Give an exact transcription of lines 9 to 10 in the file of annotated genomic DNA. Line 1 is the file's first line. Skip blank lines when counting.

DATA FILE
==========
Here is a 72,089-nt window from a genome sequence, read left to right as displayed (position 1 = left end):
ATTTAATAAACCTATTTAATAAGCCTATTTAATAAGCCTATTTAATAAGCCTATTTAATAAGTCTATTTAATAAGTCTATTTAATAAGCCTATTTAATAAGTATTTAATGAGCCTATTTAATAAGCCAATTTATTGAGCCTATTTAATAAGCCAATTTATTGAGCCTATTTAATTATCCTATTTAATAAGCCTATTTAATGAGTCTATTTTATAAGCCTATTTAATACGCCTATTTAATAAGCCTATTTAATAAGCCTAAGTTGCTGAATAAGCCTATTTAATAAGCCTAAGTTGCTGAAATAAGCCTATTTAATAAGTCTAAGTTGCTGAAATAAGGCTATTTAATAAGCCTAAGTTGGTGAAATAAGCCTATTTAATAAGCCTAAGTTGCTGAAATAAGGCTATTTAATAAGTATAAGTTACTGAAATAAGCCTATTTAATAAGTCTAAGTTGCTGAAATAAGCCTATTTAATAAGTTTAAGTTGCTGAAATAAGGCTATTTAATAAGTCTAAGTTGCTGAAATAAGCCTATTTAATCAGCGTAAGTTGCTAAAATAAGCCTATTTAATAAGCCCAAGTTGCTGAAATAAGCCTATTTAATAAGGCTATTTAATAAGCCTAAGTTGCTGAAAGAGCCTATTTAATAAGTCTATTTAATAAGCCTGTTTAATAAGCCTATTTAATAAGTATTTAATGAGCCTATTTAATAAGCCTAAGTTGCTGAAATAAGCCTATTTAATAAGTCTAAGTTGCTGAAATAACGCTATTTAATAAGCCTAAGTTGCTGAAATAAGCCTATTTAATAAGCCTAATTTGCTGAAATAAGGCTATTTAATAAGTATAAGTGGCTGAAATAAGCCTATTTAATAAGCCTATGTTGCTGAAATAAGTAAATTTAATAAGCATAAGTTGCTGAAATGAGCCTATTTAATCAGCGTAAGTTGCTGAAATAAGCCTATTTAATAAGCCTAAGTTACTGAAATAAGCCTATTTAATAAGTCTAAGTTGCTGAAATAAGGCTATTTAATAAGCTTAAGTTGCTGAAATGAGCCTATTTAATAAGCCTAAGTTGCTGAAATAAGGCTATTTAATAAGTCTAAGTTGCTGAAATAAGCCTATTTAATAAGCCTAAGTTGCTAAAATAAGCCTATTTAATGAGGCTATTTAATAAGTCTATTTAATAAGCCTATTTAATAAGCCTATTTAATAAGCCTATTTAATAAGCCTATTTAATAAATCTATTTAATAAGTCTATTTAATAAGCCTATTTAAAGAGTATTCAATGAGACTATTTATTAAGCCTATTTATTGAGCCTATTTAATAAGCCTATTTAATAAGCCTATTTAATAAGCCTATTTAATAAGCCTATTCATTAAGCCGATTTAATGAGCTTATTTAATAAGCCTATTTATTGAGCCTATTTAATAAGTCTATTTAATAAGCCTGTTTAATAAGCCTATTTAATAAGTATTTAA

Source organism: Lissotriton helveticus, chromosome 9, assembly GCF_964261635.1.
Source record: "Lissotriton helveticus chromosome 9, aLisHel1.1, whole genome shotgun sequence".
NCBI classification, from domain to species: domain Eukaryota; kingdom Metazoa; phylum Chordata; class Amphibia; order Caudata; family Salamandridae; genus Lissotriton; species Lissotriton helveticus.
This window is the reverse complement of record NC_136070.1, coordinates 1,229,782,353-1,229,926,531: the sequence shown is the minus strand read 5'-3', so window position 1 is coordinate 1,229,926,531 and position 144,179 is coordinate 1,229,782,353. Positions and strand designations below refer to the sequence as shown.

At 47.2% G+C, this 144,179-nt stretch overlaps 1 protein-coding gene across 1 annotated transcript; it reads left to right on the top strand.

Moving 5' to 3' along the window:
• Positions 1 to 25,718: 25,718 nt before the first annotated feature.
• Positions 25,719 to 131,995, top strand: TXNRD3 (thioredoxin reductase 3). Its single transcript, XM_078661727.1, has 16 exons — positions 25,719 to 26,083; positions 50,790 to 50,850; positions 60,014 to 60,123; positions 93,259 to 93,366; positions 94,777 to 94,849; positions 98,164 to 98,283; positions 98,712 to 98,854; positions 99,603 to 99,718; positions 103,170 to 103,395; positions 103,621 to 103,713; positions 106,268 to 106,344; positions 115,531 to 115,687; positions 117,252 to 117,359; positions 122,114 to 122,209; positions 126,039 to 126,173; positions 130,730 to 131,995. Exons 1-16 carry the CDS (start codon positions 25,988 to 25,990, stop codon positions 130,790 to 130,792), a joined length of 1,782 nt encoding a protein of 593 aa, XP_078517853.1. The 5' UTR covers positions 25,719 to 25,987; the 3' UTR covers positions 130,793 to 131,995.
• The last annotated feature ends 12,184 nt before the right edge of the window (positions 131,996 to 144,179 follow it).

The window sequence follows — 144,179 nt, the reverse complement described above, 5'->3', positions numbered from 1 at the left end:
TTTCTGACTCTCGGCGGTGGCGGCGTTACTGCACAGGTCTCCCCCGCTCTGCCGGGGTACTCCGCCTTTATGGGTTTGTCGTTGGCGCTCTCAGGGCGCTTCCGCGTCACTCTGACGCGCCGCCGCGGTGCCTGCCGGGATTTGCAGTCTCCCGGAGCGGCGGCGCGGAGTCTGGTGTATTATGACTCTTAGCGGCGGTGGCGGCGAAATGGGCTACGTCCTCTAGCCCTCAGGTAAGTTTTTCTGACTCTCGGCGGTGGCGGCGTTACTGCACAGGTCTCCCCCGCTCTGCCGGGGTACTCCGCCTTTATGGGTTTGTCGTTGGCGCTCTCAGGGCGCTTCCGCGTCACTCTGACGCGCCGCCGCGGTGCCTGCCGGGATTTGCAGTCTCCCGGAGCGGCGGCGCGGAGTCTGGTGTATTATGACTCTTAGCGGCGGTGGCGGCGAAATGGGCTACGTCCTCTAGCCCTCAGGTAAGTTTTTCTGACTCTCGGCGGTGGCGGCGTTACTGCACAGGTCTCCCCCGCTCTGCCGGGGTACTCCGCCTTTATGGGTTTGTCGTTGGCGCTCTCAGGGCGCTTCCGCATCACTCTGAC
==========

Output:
• Positions 1 to 25,718: 25,718 nt before the first annotated feature.
• Positions 25,719 to 131,995, top strand: TXNRD3 (thioredoxin reductase 3). Its single transcript, XM_078661727.1, has 16 exons — positions 25,719 to 26,083; positions 50,790 to 50,850; positions 60,014 to 60,123; positions 93,259 to 93,366; positions 94,777 to 94,849; positions 98,164 to 98,283; positions 98,712 to 98,854; positions 99,603 to 99,718; positions 103,170 to 103,395; positions 103,621 to 103,713; positions 106,268 to 106,344; positions 115,531 to 115,687; positions 117,252 to 117,359; positions 122,114 to 122,209; positions 126,039 to 126,173; positions 130,730 to 131,995. Exons 1-16 carry the CDS (start codon positions 25,988 to 25,990, stop codon positions 130,790 to 130,792), a joined length of 1,782 nt encoding a protein of 593 aa, XP_078517853.1. The 5' UTR covers positions 25,719 to 25,987; the 3' UTR covers positions 130,793 to 131,995.